Here's my point; 21st century airlines aren't exploring they unknown. They aren't on assignments of exploration in any capacity. They aren't routinely facing the possibility of weapons fire, of unknown anomalies in the air, of the random appearance of dangerous beings once they depart, of random explosions, sudden and unexpected decreases in speed, or loss of power that would result in having the passengers and crew maneuver through the bowels of the plane. Of course there are examples of that happening they aren't common enough for anyone to board a plane and expect any one of those things to happen. "Welcome aboard American Airlines Flight 131; this is likely to be your coffin, have a pleasant flight."

Enterprise D was regularly in said situations. One if not two or three of those things happened during almost every episode that wasn't Data's Day-esque. If you can't wrap your brain around the difference in expectation of a ship exploring space in the 24th century and a passenger jet delivering people from A to B in the 21st and how one warrants a different sort of preparation than the other I can't help make that clear.

Therin of Andor wrote: View Post
army and navy personnel, flight attendants, police officers... and skirts are offered to the women, or have even been insisted upon at times.
Yes, and as has now been pointed out three times by three different posters those uniforms are A.) dress uniforms and B.) wholly inappropriate for manual labor. Every picture that has shown up of anybody wearing a skirt as a uniform has been either a stock picture of what a dress uniform should look like or has been what is obviously a photo op for whatever military it is thanks to the fact that the soldiers are standing and posing- as opposed to working. The fact of the matter is people don't do strenuous labor in skirts nor do they wear them when there is any reasonable possibility of danger or complication.

Therin of Andor wrote: View Post

Actually, I've had a full night's sleep. All this happened while I was in bed.
If you really think I didn't have a full nights sleep over this (as the loaded statement with the italicized "I've" would imply) I'd say go get a cup of coffee with the guy who thinks this has something to do with my sense of self worth; you can have a long discussion about how you "Pwn'd" me and how I'm probably writing on the walls in an attempt to get revenge. : | A response to these arguments takes no more than a handful of minutes and being self congratulatory is a horrible trait in people who have lost.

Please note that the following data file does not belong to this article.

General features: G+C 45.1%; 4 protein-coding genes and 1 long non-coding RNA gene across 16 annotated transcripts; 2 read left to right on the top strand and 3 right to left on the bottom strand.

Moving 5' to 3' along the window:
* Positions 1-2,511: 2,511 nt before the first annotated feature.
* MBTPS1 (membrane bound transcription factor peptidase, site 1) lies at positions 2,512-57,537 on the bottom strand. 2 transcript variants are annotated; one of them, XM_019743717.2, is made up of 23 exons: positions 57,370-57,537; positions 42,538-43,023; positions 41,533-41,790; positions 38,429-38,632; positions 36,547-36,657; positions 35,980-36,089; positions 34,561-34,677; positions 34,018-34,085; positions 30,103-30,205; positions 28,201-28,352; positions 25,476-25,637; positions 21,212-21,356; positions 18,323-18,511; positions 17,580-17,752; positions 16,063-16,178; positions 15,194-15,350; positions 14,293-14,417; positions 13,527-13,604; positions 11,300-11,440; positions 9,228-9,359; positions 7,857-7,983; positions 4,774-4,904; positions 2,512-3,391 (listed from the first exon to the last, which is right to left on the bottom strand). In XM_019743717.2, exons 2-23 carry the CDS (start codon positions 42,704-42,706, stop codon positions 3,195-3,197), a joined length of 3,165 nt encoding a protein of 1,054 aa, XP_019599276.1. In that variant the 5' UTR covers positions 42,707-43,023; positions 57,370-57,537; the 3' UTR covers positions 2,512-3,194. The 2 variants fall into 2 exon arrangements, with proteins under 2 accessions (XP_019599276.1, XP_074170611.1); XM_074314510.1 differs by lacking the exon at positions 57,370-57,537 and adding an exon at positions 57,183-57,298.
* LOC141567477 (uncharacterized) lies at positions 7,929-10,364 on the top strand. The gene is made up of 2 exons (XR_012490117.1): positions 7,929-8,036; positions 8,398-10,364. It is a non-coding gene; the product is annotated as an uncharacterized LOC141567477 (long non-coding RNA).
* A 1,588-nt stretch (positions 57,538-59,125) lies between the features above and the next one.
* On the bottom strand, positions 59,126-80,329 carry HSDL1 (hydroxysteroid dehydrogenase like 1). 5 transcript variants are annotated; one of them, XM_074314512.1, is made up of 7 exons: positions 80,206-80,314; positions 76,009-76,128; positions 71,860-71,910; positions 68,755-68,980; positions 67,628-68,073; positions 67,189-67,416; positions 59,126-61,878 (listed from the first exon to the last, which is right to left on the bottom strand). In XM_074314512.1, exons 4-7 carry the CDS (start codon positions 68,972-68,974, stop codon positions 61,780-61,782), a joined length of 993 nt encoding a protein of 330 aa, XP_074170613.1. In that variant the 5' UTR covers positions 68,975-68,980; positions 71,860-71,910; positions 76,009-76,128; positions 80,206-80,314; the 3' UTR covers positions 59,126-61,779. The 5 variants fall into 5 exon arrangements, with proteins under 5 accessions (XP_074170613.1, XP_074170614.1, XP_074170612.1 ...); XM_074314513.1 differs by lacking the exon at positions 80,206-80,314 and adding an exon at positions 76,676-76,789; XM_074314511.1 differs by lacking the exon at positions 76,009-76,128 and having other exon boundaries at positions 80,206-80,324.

So now that we've rehashed your arguments for the second time... is there any other reason the Skant Uniform seems practical and logical as a uniform in a potentially hazardous environment or were the unfortunately deceased Crocodile Hunter and 21st century airline attendants pretty much it?


Nardpuncher wrote: View Post
Withers, I'm with you on this one.
There's something I've found on this board...you could bring up something you think is rather cut and dried and you'll find many people disagreeing.
I seem to remember the "skant" coming up in many other threads and it's always universally derided without argument. It's always been a given that it was a nice try at showing what the future may be like and how people in the future will be open to different things than we are used to, but that it just ended up looking silly, or like they were 'trying too hard'.
Now this thread has people trying to defend it so that they don't look closed-minded or something like that.
I sometimes think that people will see how a thread is proceeding and then jump on the side that has more support.

This maybe the single dumbest thing I've seen anyone make an honest attempt at refuting. "Skirts aren't practical duty uniforms." And yet, here we are, page 3 of a debate that has included everything from the Romans did it to people mow their lawns barefoot. Truly amazing. And you know, now that you bring it up, if they had put Quark or Jake or Westley (when he was in civilian clothing) or anybody else in a skirt, I'd have had no problem with it. Yeah, it would have looked kinda of odd, but it would have accomplished their goal of trying to say that 'fashions change over time' and whatever. That would have been cool. But to have an Officer in such a thing was unreasonable. For their to be that sort of uniform as a standard duty uniform? Unreasonable. Stupid.







-Withers-

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Old April 14 2010, 06:12 AM   #54
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Re: Guy in Gown

Therin of Andor wrote: View Post
But yeah, Steve Irwin is a great example. But when he died he was wearing a wetsuit. I don't know if he was wearing a long legged wetsuit or a short legged wetsuit - bare legs didn't matter a damn - because that stingray's barb hit him in the chest.
Okay, I didn't watch a lot of the guy's show - I liked it fine, but didn't watch it much.
There is one episode I saw three or four times: they are chasing camels in the outback, IIRC, and Steve is hanging out the open door of a Land Rover while his wife drives. She cuts a little too close to a tree and clips it with the door, which of course slams into the side of Steve's head, and he loses part of his ear.

The man was practically the poster child for not taking proper safety precautions.
A lot of the time he was gambling that he could manage the risk, and a lot of the time he was right. "The SAFE way to handle a dangerous snake is to hold it behind the head, so it can't bite you, but I can hold it by the tail and just snap my wrist if its head gets too close to my leg."